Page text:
Monday, September 27, 2010

Dzi Croquettes

The Brazilian Film Festival of Toronto ended on a high note: the screening of phenomenal documentary Dzi Croquettes.

The Croquettes were a troupe of 13 actors and dancers who put on shows in Rio in the 70s and in their unforgettable performances, embodied a sexual and behavioral revolution taking place in Brazil at the time, all in the middle of a military dictatorship.

The movie is filled with priceless footage of these amazing people who aimed to be neither men nor women, while playing both. Their avant-guarde performances left a deep impression on artists who came after them, both in Brazil and abroad. Liza Minelli was so enthralled that she hung out with them when in Brazil and later she gave them their big break in Paris, when the press was ignoring them until she invited all her friends to go see their show.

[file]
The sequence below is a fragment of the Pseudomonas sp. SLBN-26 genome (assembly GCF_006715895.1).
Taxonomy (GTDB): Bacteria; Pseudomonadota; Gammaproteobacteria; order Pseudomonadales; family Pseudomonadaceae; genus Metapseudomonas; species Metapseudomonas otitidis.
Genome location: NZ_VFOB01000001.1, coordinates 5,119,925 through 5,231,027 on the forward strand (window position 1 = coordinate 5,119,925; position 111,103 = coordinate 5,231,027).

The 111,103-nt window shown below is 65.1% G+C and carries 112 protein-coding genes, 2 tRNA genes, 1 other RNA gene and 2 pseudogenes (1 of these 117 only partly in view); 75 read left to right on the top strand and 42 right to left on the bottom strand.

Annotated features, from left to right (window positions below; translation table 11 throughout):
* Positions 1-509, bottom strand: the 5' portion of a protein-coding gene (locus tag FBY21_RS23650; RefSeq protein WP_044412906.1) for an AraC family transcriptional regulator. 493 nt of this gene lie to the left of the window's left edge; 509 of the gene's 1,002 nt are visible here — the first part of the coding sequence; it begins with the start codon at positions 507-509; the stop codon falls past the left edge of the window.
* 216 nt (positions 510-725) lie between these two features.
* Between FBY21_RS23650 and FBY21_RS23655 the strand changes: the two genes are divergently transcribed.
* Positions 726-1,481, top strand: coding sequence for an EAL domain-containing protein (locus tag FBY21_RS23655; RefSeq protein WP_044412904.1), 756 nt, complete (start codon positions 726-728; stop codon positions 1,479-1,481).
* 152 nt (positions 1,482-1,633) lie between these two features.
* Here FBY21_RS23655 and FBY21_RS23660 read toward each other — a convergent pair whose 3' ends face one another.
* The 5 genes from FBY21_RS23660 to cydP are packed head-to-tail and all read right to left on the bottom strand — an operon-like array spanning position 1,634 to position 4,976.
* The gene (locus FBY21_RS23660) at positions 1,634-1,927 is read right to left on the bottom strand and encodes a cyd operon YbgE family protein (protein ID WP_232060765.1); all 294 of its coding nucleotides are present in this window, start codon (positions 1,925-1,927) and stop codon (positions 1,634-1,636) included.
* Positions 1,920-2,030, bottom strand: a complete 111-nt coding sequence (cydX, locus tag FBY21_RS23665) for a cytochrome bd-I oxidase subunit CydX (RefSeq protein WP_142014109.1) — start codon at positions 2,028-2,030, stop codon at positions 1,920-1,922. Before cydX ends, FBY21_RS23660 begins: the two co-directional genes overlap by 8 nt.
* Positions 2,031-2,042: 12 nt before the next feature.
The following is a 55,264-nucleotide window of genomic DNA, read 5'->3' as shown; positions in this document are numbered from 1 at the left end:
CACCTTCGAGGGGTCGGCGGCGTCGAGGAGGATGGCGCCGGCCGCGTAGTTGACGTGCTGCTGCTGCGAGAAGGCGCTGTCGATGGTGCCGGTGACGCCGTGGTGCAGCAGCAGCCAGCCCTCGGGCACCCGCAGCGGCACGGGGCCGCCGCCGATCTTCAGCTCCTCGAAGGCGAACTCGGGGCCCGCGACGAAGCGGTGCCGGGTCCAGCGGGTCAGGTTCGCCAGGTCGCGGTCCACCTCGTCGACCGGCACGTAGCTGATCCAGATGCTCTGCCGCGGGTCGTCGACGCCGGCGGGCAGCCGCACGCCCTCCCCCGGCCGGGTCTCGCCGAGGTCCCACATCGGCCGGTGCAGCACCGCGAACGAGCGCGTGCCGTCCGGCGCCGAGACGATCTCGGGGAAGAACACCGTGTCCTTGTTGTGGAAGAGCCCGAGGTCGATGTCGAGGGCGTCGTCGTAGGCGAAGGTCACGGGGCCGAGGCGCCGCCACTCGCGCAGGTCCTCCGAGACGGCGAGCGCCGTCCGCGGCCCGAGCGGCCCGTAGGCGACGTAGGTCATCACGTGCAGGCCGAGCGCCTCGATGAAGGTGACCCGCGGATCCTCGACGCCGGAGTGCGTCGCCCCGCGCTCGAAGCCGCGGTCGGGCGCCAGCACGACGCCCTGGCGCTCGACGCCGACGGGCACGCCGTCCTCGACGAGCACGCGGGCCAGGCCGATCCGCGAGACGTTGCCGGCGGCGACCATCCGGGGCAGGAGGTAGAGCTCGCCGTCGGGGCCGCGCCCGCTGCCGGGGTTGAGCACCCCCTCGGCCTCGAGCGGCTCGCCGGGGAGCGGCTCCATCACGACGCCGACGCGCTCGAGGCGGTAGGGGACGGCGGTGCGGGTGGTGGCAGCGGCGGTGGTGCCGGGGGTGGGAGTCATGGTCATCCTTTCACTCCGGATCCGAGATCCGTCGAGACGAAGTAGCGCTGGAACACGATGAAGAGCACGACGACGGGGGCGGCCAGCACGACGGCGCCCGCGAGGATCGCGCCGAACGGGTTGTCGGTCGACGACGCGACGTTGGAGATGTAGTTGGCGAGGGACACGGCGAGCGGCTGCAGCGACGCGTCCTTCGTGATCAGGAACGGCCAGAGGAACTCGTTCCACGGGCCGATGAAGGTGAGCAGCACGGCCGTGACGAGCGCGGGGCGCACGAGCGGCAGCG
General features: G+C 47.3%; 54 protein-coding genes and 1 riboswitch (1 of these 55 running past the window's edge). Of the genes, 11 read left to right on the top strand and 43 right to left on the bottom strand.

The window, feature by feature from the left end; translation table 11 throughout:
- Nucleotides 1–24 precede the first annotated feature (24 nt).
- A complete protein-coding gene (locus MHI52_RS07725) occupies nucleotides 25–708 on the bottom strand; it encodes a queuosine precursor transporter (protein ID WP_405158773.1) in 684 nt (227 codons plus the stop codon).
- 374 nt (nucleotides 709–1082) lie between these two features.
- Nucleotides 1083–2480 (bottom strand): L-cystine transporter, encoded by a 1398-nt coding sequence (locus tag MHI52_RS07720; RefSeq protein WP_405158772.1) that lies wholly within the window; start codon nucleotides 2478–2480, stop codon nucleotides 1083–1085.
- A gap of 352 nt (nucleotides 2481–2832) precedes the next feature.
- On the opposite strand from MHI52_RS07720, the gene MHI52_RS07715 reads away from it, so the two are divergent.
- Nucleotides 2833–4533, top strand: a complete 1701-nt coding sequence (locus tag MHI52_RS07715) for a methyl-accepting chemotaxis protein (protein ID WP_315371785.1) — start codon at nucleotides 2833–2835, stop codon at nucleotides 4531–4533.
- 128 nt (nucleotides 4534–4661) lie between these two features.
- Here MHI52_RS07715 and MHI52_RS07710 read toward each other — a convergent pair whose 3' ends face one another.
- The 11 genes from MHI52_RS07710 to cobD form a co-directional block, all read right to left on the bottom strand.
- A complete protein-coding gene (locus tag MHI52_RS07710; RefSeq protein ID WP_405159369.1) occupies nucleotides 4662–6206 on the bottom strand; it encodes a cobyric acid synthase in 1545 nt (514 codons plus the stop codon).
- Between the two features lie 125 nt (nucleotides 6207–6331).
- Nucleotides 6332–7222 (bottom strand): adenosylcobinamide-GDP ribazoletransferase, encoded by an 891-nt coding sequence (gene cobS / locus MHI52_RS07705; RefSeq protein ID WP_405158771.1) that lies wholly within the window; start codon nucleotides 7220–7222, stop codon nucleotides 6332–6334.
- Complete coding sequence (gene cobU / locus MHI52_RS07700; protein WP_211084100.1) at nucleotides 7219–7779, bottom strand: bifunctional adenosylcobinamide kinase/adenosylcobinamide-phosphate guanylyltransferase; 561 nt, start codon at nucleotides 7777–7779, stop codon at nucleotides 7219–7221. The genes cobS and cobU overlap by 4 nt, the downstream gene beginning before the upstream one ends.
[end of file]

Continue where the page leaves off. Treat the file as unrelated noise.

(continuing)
Most amazingly, Josephine Baker also fell in love with them and asked that after she died, she wanted their show to take her spot at the Théâtre Bobino. Not too long after that, La Baker died on stage and her wish was honored.

Unfortunately, the Dzi Croquettes' influence and legacy is not well-known in Brazil outside the artistic demi-monde. Hopefully this documentary will change that and reinstate these pioneers in the Brazilian culture constellation where they belong.


  1. It's a play on "The" as they were sometimes compared to San Francisco's alternative-culture movement "The Cockettes."